What is a Meniscus Tear?
The meniscus is made up of two C-shaped disks of cartilage, one that sits on the outer edge of the knee and the other on the inner edge. Their purpose is to provide a cushioning barrier between the upper leg bone and the lower leg bone at the knee joint so they do not rub together. Very often a sporting injury will cause a tear in the meniscus, especially when players pivot and experience forceful twisting of the knee. When the menisci are injured or “torn”, an orthopedic knee specialist can make a diagnosis and set you on the path towards improvement with a treatment plan that resolves your pain and allows you an opportunity to regain your mobility.
At Orthopedic Centers of America, we have helped over 30,000 patients, and we can help you. If you have pain in your knee, then call 1-888-549-0835 to speak with a patient coordinator who will match you with a board-certified orthopedic knee specialist with the experience and advanced training you can trust to help you regain your mobility.
Causes and Risks of Meniscal Tear
Interestingly, females are more likely to tear their meniscus between 11 and 20 years of age. Professional athletes and anyone engaging in sports activities may be prone to meniscus tears. Additionally, 60% of adults over 60 years of age commonly have enough wear and tear in the knee joint to cause a meniscus tear from everyday activities such as awkwardly getting up from a chair, squatting or kneeling.
The risks of developing a meniscal tear increase as you age and as you continue to participate in sports activities. Some people develop arthritis in the knee joint due to a meniscal tear. For this reason, it is important to see an orthopedic physician to prevent additional damage to the joint.
When to See a Knee Specialist
If you have unresolved pain in your knee, hear a “popping” sound in the knee joint or your knee “catches”, then it is important to see an orthopedic knee specialist. An X-ray or MRI will be taken of your knee to facilitate a proper diagnosis, and at Orthopedic Centers of America, our board-certified orthopedic knee specialists compassionately design a treatment plan to give you relief from your knee pain. Orthopedic Centers of America, however, is not involved in prescribing narcotics for pain. Rather than cover up the pain, our physicians seek to address the underlying cause of pain and create a treatment solution for you to get back to doing the things you love.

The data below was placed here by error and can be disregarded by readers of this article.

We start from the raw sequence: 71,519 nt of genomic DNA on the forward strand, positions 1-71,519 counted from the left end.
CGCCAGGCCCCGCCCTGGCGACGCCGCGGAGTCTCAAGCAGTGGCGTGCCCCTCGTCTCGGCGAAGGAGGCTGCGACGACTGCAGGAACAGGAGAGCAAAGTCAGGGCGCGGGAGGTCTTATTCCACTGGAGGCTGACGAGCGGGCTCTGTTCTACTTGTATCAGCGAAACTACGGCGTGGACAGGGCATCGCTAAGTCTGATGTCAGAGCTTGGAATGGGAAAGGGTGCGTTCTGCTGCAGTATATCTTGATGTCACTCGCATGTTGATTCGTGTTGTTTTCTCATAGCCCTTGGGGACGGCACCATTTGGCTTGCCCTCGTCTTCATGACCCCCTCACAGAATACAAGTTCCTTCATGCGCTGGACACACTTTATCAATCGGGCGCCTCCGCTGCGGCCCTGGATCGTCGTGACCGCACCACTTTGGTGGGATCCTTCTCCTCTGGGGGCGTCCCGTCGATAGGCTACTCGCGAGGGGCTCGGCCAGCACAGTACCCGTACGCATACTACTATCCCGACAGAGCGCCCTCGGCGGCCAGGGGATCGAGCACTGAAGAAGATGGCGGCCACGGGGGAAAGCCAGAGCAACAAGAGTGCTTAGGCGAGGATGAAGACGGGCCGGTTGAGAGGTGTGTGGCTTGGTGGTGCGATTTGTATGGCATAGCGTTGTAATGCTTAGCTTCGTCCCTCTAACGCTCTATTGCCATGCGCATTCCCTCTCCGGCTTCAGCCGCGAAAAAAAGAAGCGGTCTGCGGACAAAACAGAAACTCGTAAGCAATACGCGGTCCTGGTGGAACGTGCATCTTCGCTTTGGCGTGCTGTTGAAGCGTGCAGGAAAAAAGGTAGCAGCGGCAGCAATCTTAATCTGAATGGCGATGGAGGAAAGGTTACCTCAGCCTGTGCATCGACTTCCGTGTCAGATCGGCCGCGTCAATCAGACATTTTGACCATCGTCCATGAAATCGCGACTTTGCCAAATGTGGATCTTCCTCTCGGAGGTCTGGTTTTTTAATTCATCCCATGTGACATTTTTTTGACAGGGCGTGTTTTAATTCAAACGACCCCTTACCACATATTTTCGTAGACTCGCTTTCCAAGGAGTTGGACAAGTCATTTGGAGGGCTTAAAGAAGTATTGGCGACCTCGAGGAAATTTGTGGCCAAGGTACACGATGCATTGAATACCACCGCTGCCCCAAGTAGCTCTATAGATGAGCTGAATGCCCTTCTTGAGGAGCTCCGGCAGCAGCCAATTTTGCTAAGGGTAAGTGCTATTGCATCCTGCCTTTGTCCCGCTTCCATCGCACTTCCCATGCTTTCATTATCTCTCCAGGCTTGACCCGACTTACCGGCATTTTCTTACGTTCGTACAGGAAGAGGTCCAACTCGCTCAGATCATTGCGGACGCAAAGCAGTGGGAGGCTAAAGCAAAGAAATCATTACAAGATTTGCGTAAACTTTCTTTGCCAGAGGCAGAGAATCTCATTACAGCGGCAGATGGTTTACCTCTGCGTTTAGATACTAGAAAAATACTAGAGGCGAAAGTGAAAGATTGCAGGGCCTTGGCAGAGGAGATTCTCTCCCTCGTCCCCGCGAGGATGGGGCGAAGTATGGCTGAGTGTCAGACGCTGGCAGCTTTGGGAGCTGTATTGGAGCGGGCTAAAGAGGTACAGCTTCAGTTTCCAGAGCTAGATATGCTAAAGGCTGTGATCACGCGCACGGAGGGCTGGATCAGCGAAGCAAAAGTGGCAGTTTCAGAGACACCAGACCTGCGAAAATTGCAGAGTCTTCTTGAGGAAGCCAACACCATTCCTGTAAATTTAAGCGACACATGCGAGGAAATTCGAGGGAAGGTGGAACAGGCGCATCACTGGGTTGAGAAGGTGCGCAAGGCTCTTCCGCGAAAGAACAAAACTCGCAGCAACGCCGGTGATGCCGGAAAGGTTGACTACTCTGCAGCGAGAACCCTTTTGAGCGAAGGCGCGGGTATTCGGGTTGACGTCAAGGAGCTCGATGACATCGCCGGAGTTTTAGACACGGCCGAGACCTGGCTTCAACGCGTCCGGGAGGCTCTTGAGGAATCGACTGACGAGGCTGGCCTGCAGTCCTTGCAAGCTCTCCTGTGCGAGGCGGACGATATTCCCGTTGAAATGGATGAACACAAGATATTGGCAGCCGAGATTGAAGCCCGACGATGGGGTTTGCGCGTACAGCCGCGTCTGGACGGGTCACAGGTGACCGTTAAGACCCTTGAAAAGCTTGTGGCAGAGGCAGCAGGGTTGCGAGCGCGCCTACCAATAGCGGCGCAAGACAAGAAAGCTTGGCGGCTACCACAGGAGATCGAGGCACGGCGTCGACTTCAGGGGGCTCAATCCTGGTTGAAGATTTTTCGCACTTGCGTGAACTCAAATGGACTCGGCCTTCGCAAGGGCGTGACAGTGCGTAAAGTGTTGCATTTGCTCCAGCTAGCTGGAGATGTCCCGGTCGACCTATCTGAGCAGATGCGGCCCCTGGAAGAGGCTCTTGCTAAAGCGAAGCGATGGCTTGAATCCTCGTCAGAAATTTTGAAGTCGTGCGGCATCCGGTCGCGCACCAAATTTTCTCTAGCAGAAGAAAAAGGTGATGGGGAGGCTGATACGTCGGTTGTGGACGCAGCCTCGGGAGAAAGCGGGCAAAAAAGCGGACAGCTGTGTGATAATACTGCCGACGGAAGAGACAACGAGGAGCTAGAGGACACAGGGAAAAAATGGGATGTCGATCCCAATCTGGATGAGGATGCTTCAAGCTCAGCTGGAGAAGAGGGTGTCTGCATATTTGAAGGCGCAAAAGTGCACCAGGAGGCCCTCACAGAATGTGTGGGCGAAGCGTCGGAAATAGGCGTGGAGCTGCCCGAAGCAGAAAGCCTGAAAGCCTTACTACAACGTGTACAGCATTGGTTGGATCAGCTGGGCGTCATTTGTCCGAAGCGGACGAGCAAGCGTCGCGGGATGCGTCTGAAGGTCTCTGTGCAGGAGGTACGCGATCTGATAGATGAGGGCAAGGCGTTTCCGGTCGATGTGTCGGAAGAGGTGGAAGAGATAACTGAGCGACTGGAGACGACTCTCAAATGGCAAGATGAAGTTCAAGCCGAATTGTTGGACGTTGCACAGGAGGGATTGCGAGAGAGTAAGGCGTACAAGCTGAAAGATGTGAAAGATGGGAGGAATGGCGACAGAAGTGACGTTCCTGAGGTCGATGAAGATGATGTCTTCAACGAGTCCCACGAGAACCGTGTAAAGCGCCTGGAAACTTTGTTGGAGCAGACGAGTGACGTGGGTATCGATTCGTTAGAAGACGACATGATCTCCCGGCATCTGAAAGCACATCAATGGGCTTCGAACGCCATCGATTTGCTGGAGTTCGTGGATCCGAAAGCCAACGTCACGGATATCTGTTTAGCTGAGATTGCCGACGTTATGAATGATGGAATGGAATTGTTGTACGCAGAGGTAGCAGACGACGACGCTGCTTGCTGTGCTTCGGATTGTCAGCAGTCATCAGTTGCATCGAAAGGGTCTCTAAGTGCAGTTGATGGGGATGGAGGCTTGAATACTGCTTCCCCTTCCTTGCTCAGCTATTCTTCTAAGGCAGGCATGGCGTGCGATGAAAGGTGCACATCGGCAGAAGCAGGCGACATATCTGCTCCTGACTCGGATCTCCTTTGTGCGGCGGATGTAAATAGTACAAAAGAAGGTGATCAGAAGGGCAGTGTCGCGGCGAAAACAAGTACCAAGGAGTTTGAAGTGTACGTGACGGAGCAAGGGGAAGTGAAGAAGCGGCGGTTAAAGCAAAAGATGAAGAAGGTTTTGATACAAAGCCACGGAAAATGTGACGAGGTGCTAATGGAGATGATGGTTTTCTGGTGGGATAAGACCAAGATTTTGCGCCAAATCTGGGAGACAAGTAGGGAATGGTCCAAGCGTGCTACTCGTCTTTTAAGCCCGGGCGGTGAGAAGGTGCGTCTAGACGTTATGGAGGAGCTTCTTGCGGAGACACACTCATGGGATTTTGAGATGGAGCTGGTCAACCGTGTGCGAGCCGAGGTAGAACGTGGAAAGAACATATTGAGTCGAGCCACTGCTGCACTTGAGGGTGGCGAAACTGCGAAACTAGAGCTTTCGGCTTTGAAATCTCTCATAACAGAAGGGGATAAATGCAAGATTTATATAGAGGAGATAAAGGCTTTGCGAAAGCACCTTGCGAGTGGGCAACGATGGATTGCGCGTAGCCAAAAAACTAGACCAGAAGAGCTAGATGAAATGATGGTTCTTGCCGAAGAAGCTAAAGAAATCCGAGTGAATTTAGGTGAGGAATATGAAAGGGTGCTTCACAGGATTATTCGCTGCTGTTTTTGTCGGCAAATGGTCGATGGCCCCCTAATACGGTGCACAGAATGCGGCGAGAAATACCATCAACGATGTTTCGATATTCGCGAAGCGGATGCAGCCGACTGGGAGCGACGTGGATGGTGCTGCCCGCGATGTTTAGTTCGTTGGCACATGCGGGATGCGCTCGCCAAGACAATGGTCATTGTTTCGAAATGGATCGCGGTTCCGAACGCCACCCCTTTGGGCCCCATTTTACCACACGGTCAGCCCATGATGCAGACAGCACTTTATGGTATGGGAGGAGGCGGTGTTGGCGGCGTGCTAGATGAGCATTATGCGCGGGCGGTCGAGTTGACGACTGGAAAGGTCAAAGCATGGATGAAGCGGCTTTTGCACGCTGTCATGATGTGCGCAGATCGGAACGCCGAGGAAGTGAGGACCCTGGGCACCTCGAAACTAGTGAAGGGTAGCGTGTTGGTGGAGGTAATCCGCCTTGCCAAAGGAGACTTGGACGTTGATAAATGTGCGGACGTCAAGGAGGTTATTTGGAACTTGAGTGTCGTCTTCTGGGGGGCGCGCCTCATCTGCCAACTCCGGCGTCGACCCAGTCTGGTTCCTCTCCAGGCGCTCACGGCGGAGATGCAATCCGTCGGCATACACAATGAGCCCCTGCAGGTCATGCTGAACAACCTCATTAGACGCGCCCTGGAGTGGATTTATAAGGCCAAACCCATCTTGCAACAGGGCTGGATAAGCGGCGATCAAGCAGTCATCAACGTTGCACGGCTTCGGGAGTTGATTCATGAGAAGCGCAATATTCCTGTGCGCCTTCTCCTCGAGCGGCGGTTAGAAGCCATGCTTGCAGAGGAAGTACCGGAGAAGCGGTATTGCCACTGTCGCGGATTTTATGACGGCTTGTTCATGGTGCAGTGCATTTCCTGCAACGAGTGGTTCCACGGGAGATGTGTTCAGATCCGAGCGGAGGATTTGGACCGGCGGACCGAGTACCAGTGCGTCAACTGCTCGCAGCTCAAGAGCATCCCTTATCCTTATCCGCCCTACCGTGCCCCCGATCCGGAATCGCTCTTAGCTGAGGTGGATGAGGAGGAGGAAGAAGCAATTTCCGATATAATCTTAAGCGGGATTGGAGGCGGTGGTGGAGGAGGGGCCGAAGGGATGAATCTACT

Symptoms of a Meniscus Tear
The meniscus in the knee joint can degenerate over time and then “tear” during an awkward movement of the joint or a forced movement during sports activities or accidents. The following symptoms may result from an injured meniscus.
- “Locked knee” or “catching” sensation
- “Popping” sound in the knee joint
- Difficulty straightening the knee
There are several non-surgical treatments that may alleviate the pain in your knee. At Orthopedic Centers of America, we want to help you regain your mobility and enjoy life without pain. Call 1-888-549-0835 to speak with a patient coordinator and be matched with an orthopedic specialist. The following are non-surgical treatment options that will help you on the road to recovery.
- Rest – Depending on the injury, rest may allow the knee joint to recover and possibly reduce the pain.
- Ice – Placing an ice pack on the knee will reduce the swelling and may give some relief from pain.
- Bandaging the knee will provide stability for the knee joint and compression for the prevention of additional injuries. The use of ice with the bandaging adds additional effectiveness.
- Physical Therapy – Exercises to increase flexibility, range of motion and strengthen the quadriceps will support the knee while protecting it from further injury.
- Platelet Rich Plasma (PRP) may be considered to provide pain relief and start the healing process.
- Cell therapy, biologics – In more advanced cases, this regenerative medicine treatment may preserve your joint and either delay the need for surgery or replace a surgical option. Ask your physician if you are a candidate.
Because medicine continues to provide less invasive surgical procedures, the recovery time is shortened due to less internal trauma during surgery. The most common surgical procedure for meniscus tears is minimally-invasive arthroscopy in which the meniscus is either trimmed or repaired. All debris from the torn menisci are removed to accelerate healing.
Arthroscopy – The orthopedic surgeon will place a tiny camera through a less than 1 inch incision on the side of the knee so that he can view the surgical area. Another small incision is made for surgical instruments to either stitch the meniscus or trim the area that is torn.
Partial or Total Knee Replacement – In the most severe cases, a partial or total knee replacement may be the best option for your joint injury.
After knee surgery, crutches and a knee brace may be suggested to rest your knee during the window of time in which the most healing will take place. Physical therapy may be recommended to help you return to your previous activities. The exercises may assist the healing process, strengthen the muscles, provide stability for the knee and increase your range of motion. Most of the exercises may be practiced at home and continued for better outcomes.
At Orthopedic Centers of America, we want to match you with an orthopedic knee specialist who can get you back to work and back to doing the things you love. Call 1-888-549-0835 to speak to a patient coordinator and be matched with a physician who can create a treatment plan with you. The call is free, and you will be happy that you took the next step towards pain relief!
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